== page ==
I agree that the original here is exactly as you state. The transcription is certainly misleading, though could be seen as a 'summary' of the record?
  9. Pauline

    Pauline LostCousins Megastar

    Oops yes, that was a typo by me! Have added an EDIT to my post above.
  10. Pauline

    Pauline LostCousins Megastar

    I'm not so sure - the surname of both mother and child are incorrect in the transcription which means this baptism is easily missed in a search. The transcription assumes that Mary and Susanna were known by the surname HIDES which can't be assumed from this baptism (and I happen to know they weren't.)
    • Agree Agree x 1
  11. Helen7

    Helen7 LostCousins Superstar

    I agree. I was just being kind to the transcriber, who wouldn't know by what name Mary was known.
  12. peter

    peter Administrator Staff Member

    The best transcriptions of parish registers include additional notes, though if the notes aren't indexed it's still hard to find the entries.

    Looking at Essex burials at Ancestry this week I found 10 that were indexed as 1653 rather than 1731-2. In this case the vicar had made use of a half-empty page, and whilst it was obvious to me what had happened (because the handwriting matched the following page, which was correctly dated) there's a limit to what transcribers can be expected to do.
  13. Pauline

    Pauline LostCousins Megastar

    The FMP transcription template for the Lincolnshire baptisms (and those in some other datasets) appears not to allow for the parents having different surnames. The surname is given for the child but forenames are given only for the parents, and this isn't the first incidence I've come across of an unmarried mother's surname being entered as her second forename.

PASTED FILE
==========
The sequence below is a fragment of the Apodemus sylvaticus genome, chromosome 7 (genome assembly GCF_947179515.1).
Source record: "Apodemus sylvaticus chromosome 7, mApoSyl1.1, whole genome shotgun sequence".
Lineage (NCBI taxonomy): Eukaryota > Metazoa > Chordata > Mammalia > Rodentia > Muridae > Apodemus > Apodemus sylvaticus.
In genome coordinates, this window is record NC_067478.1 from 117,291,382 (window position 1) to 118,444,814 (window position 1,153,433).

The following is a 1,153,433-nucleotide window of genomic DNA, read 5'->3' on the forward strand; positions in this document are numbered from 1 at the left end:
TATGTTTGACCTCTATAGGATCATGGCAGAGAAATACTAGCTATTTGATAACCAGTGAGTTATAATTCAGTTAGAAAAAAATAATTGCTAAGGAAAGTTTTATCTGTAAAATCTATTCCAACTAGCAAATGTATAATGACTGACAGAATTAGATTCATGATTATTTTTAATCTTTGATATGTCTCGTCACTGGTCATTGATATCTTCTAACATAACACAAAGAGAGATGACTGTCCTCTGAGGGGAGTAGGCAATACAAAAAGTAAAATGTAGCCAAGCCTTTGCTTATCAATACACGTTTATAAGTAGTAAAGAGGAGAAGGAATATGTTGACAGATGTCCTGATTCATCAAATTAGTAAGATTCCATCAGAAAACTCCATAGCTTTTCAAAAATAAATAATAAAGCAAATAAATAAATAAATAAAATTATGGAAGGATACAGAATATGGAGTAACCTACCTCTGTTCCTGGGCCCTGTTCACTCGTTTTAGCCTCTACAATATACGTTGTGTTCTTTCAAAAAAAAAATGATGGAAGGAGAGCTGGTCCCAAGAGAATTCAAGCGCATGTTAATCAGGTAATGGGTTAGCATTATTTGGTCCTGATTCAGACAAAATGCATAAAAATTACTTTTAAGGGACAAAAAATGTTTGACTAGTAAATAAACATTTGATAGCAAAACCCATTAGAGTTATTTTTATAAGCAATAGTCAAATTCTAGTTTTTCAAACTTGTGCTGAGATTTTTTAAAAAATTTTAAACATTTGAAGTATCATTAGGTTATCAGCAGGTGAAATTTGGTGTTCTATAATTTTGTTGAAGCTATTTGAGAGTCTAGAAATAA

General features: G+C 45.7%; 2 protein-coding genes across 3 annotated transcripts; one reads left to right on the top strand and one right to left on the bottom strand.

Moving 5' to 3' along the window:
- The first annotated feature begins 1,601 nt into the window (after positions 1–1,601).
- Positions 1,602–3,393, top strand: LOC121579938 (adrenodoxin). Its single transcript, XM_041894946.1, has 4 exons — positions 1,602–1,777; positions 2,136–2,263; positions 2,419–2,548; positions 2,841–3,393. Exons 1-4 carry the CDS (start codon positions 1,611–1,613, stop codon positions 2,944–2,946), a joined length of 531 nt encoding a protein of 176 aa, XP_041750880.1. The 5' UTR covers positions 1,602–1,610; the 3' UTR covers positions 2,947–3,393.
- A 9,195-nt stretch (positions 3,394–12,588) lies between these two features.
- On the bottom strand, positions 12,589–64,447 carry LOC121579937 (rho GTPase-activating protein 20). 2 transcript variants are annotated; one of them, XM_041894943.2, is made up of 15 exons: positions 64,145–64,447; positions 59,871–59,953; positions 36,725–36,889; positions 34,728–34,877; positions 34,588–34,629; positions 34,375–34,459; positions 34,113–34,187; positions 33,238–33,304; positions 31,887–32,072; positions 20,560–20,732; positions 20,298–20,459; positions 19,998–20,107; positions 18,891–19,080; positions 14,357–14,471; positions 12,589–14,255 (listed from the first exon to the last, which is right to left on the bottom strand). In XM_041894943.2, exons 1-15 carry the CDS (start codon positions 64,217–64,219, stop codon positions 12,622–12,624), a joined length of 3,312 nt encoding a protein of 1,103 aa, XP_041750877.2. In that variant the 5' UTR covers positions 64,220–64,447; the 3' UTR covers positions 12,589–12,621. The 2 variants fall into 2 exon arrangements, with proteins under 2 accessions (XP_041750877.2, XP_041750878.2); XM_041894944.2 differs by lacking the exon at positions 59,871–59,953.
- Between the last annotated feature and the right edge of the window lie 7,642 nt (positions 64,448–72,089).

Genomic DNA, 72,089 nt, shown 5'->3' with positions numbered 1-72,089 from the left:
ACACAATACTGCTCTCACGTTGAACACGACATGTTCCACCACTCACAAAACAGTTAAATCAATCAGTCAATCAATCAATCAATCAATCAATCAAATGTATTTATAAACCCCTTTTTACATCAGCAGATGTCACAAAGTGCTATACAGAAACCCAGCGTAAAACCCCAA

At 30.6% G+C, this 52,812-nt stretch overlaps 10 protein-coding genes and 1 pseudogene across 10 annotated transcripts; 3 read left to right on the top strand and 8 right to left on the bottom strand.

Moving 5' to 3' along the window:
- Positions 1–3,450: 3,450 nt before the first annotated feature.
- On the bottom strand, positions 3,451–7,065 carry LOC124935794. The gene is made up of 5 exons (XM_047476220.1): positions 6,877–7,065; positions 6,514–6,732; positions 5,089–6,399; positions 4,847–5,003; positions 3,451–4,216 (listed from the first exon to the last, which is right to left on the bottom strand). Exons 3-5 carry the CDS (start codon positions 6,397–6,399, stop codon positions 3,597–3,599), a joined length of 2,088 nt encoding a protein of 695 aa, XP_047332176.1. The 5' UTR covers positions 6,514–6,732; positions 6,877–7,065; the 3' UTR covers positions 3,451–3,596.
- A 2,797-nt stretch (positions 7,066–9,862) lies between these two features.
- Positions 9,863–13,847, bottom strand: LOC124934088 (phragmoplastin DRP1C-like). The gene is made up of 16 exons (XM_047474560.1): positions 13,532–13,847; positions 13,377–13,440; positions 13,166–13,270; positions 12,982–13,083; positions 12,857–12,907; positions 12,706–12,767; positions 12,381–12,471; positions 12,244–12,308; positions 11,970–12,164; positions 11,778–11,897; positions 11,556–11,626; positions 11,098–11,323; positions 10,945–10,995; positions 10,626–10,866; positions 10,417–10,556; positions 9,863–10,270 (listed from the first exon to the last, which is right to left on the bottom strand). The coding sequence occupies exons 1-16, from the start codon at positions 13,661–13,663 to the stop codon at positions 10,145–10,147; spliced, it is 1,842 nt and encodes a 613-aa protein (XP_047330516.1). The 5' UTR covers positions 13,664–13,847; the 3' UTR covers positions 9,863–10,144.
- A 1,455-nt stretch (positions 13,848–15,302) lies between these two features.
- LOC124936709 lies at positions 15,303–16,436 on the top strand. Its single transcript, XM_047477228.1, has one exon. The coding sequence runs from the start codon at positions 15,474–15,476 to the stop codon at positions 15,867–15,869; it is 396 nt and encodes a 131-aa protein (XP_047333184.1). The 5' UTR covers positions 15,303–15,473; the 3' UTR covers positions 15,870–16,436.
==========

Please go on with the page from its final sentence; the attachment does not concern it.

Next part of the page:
The norm is for an illegitimate child to be given the mother's surname, but if there is any doubt as to which surname the child had at the baptism, then the safest thing would be to index it under both surnames.
  14. Stuart

    Stuart LostCousins Member

    Ah, but "given" by whom, and when?

    Most parish registers only give one surname for both parents (often worded as just the father's), and none for child. The English civil registration form has no place for a child's surname either. So you could say that babies didn't have surnames, but acquired one later on (perhaps when old enough to need one) from the head of the household they are in. Maybe that was how people did see it at the time.

    A second surname only comes into the picture where the parents are not married and the father is named. But that's just the father's surname, not the child's, until and unless someone decides the child should take that surname. And the registration form, as well as most registers, don't do that. GRO's indexers applied their rules, which have been accepted as defining the child's surname, but arguably don't do that - they just construct an index. Certainly they often do not represent the mother's intentions.

    For parish registers the way we see the information, in most cases, will depend on what the transcription protocol was. Labelling the one and only surname as the child's (as in that Lincolnshire example) is probably wrong, but it doesn't matter if it's the only surname in any case.

    Hence much confusion!